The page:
Scenario: You've written and re-written and polished your book. You've got feedback. You've re-written and re-polished. You've sent the manuscript out. An agent likes it but makes suggestions for rewriting the manuscript - do you do them? Alternatively, the agent has taken the manuscript on and sent it out, an editor at a publishing company is interested but wants changes to the manuscript - do you do them?
In other words, do you make changes BEFORE anyone commits to your work? It's not unusual for people to do extensive re-writes and still get turned down.
I think Yes - if you really really understand the underlying reasons why they want the changes AND agree with them.
For example, my Dutch editor said she wouldn't buy Nice Girls Do unless I made a story change. She said that readers wouldn't believe that Anna would end up with Will because they hadn't already slept together. She didn't care how I got them into bed together, only that sex had happened and that it was great. I understood the reasoning, and agreed with her. I made the changes - which meant whole chunks of new writing, not just tinkering - and liked the end result so much that that version is the one that was published around the world, not just in Holland.
So I understood the problem, agreed with it, and could see how I could change the ms to accommodate a solution which strengthened the novel. The understanding is key.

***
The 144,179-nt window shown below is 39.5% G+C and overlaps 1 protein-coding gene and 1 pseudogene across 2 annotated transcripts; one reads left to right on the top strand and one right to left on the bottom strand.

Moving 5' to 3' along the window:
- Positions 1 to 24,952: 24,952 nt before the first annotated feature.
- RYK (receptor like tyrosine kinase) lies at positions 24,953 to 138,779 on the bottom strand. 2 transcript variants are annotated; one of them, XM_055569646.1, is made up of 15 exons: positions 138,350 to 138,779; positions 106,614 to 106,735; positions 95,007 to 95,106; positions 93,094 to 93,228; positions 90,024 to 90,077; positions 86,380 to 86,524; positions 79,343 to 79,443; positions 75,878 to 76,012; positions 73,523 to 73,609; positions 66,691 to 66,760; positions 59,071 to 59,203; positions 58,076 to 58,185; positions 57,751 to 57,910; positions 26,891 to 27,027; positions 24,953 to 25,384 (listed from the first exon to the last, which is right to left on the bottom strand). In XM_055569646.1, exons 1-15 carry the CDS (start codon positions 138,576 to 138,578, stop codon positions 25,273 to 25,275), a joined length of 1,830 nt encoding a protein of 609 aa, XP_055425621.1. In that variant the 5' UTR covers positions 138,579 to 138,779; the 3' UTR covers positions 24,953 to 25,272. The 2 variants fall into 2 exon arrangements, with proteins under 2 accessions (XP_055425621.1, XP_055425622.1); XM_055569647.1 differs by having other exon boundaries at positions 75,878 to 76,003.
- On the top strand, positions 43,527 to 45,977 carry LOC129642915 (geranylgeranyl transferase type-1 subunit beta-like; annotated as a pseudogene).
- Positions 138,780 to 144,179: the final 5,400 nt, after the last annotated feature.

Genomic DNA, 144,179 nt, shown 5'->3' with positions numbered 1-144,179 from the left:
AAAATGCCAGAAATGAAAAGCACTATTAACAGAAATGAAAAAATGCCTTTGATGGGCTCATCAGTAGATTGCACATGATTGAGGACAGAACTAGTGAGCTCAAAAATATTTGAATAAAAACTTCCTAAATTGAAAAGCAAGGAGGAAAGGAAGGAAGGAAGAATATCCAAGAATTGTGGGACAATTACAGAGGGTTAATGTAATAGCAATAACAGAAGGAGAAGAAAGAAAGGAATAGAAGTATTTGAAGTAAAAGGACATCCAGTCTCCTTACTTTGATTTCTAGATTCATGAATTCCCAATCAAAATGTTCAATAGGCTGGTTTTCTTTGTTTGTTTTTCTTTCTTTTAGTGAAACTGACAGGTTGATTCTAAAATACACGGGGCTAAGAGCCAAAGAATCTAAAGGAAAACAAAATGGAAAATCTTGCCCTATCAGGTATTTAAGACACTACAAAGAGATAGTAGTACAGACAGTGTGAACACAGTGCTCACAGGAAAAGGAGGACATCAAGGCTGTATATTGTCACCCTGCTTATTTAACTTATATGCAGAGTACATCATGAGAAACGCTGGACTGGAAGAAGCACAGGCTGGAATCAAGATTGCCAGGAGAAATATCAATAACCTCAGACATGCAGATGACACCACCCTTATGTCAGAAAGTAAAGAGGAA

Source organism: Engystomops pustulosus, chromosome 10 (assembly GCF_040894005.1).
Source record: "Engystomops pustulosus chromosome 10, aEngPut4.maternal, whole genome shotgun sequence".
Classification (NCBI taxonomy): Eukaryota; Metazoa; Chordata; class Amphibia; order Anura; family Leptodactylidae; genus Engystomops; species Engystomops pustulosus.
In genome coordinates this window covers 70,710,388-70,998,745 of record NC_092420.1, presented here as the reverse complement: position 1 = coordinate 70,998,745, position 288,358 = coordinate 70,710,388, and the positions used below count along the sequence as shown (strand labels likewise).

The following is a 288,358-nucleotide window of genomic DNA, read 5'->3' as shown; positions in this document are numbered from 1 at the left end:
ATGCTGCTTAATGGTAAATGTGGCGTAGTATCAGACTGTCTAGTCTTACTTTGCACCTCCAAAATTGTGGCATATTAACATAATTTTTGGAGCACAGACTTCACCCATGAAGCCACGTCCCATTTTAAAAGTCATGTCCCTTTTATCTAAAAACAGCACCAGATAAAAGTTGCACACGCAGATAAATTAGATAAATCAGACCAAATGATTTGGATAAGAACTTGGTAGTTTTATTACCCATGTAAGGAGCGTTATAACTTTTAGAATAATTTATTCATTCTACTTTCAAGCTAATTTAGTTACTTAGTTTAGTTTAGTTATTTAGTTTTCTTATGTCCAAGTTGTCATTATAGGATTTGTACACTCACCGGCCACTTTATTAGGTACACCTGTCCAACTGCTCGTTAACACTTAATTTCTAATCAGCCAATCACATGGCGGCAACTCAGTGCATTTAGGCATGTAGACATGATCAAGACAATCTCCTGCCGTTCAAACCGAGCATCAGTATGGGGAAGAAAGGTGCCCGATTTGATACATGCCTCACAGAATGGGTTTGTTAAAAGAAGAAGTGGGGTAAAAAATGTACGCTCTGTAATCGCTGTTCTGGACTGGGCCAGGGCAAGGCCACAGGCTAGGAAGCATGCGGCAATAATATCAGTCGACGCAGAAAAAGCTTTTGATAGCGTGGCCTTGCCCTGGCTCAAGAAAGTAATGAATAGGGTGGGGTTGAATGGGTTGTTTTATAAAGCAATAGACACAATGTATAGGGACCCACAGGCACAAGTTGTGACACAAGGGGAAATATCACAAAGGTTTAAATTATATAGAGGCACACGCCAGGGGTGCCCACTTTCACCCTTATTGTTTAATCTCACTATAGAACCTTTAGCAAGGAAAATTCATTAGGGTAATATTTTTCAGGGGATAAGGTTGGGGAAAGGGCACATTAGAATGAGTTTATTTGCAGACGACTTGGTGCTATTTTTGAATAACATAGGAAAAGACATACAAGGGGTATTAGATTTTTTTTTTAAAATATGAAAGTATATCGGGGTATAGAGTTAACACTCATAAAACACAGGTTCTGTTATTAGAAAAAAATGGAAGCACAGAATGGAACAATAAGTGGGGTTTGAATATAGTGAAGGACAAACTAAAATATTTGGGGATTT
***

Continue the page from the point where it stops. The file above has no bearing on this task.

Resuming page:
The problems occur when the agent or editor says something vague, like they want the character to be a little more positive. You look at the ms, think your character is already pretty positive, but add a few more positive bits of dialogue. In other words, you're showing willing with the idea of changing material but without really understanding what the underlying problem is. Because you haven't understood, you can't deal with the problem - it'll be luck not skill if you get it right.
If you don't understand, ask. If you can't ask, then talk with writing friends - can they see what the agent or editor is getting at? If you understand but disagree, again try to get a discussion going. Put your side, listen to theirs. It there a third way that will satisfy both of you? I've re-written drafts and my editor has been surprised at the extent of the rewriting, but it's been the only way for both of us to be happy - and I assume the readership too, as the rewrites have always been better than the original.
Try to get a discussion going and keep at it until you can see the way forward that works for you because if you try to write without your heart being entirely behind what you're writing, you will fail.
And then what? Which version is better? I've seen people re-write extensively and still be turned down. Then they send out the revised ms, and get more suggestions that lead back to the first version. That gets turned down too. The author is left confused, demoralised and derailed. Now they have three versions, and they have no idea which is best. Or even which is closest to their original vision.
So the answer to the original question in my opinion is simple - Yes, if you understand, and No if you don't.